At the heart of energy efficiency are granular KPI insights that offer the ability to make network design choices and support eco-friendly practices.

Ruth Brown, Principal Analyst – Mobile Networks, Heavy Reading

March 15, 2024

3 Min Read
Optical fiber with green light glow
(Source: Zoonar GmbH/Alamy Stock Photo)

After a year of energy bill shocks and carbon footprint anxiety, mobile network energy conservation and efficiency will remain a top priority for operators in 2024. Services are designed and built around specific network characteristics. Until now, QoS, throughput, latency, and jitter have been some of the top attributes, but energy efficiency is becoming increasingly important. With net-zero emissions deadlines clearly defined, the need to understand and reduce energy usage to control its long-term environmental impact has never been so clear.

At the heart of network energy savings is comprehending and quantifying energy use and creating uniform metrics and KPIs to measure progress against. Defining, socializing and agreeing on standardized energy efficiency KPIs builds on efforts from multiple organizations, such as the ETSI, GSMA, NGMN, ATIS, etc.

Heavy Reading's recent industry initiative on Power and Energy Efficiency Strategies for 5G Networks discusses the importance of quantifying energy usage and efficiency in 5G networks and how that relates to end-user services. At the core of the debate are the following points:

  • Key metrics and KPIs: Agreeing on standardized granular KPIs will remain collaborative. The 3GPP management, orchestration and charging (SA5) working group is responsible for KPI definitions (detailing progress in TS.28.554). Frameworks created by other 3GPP working groups (RAN1 and SA) and bodies, such as the ETSI Technical Committee (TC) and Environmental Engineering (EE), have contributed to the key energy efficiency KPIs. Success will require a strong understanding of the stakeholders and a process to collect and exchange KPI information. For example, how will a 5G operator extract metrics across multiple data centers, virtualized infrastructure, network functions or other service provider domains?

  • Reporting: Transparent reporting of power and utilization levels for infrastructure, workloads and microservices is essential for energy management and reduction. Many mechanisms have been proprietary, but early progress by open-source collaborative projects such as Kepler (Kubernetes-based efficient power level exporter) is encouraging the development of tools to accurately observe, analyze and document the power consumption of cloud native applications. These insights offer choices for network design and operations, such as deciding when and where optimization will make the most significant impact.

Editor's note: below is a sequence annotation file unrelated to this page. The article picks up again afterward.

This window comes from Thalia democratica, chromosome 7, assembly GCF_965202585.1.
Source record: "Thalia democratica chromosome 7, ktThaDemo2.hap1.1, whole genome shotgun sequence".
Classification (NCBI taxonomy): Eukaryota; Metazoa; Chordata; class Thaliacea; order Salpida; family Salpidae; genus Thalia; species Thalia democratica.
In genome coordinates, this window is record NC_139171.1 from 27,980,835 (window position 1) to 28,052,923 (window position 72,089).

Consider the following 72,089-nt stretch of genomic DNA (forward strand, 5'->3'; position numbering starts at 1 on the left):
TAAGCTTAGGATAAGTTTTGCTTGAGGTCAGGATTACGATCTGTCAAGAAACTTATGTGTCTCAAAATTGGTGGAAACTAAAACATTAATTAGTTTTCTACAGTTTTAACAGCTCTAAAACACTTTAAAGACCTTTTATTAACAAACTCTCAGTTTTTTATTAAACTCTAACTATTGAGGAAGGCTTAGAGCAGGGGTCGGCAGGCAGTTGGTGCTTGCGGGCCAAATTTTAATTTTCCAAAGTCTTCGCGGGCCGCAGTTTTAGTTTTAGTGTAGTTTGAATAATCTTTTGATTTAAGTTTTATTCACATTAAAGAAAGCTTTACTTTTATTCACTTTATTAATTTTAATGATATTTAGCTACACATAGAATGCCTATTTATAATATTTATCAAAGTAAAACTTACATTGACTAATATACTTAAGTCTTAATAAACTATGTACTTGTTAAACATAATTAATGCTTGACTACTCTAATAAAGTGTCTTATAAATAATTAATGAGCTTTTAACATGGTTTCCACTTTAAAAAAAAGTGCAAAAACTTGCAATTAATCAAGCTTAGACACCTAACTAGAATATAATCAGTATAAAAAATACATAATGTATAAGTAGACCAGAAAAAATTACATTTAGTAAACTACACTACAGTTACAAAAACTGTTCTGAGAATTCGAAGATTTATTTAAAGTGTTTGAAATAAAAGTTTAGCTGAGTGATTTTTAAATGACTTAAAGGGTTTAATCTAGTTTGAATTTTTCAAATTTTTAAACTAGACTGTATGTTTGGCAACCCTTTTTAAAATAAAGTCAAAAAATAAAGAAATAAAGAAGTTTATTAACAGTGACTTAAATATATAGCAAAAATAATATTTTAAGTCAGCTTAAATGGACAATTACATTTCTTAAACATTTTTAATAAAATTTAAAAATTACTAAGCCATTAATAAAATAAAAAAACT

• Continual progress: Energy efficiency is a long-term endeavor requiring ongoing industry effort and collaboration. As 3GPP Release 19 commences, energy efficiency enhancements are expected to cover service criteria, new radio, low power wake-up, and KPIs. SA5 will also introduce a study of energy efficiency saving aspects for 5G networks and services (TR.28.880) to evaluate potential use cases and solutions and define new energy efficiency KPIs. A concluding Release 18 change request (S5-238235) suggests future work must consider additional energy consumption granularities at the customer/ subscriber level, application/ packet data unit (PDU) level, user equipment (UE) level, etc. It must also translate measured or estimated energy consumption into carbon emissions.

Industry innovation will continue to offer streamlined, more energy efficient hardware and software designs. However, the breakthrough will be insights provided at a granular level via uniform energy efficiency KPIs, which can offer the ability to make network design choices and support eco-friendly practices.

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About the Author(s)

Ruth Brown

Principal Analyst – Mobile Networks, Heavy Reading

Ruth covers mobile network research for Heavy Reading. Key coverage areas include system architecture, core infrastructure and services, and supporting cloud technologies. Prior to joining Heavy Reading, Ruth worked in mobile and fixed network research and design for BT for over 20 years. Her research interests have included convergence, mobile QoS, network slicing, private networks, cloud native mobile core technology and automation. She has filed more than 40 patents on both real world applications and enhancements to mobile core networks. Ruth is an advocate for women in engineering.

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